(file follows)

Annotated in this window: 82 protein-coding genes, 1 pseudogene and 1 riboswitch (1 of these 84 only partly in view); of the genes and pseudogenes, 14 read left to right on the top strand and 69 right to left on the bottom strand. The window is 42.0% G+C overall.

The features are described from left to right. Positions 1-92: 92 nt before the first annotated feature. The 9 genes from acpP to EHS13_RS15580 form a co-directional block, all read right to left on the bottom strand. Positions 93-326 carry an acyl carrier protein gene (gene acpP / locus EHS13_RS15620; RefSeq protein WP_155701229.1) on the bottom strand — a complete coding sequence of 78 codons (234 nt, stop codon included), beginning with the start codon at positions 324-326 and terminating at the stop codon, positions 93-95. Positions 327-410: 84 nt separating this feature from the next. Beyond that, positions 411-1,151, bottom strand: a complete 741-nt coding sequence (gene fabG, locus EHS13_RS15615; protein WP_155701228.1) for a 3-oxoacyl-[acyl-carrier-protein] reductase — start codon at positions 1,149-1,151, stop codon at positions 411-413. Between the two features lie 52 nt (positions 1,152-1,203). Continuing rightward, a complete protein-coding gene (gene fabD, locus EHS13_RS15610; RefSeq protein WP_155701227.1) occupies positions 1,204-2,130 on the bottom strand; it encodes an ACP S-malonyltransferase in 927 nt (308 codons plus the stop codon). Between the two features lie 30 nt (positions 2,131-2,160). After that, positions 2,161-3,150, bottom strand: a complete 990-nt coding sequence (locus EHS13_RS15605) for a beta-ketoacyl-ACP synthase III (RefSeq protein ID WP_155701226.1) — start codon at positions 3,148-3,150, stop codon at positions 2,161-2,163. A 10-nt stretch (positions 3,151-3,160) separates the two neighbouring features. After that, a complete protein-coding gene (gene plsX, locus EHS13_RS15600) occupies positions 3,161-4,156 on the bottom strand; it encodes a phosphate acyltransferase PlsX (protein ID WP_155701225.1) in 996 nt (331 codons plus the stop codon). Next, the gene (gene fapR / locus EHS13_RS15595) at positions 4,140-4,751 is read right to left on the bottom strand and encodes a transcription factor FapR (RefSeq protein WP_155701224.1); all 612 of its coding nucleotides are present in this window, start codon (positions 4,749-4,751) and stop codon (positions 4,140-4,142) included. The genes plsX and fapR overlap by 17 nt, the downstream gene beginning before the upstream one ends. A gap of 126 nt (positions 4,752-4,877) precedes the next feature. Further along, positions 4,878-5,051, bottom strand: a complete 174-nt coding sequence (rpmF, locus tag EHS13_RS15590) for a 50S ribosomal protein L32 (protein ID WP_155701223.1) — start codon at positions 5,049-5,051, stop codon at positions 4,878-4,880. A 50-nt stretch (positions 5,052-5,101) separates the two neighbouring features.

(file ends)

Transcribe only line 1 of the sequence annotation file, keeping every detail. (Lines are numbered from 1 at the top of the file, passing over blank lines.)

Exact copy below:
Annotated in this window: 82 protein-coding genes, 1 pseudogene and 1 riboswitch (1 of these 84 only partly in view); of the genes and pseudogenes, 14 read left to right on the top strand and 69 right to left on the bottom strand. The window is 42.0% G+C overall.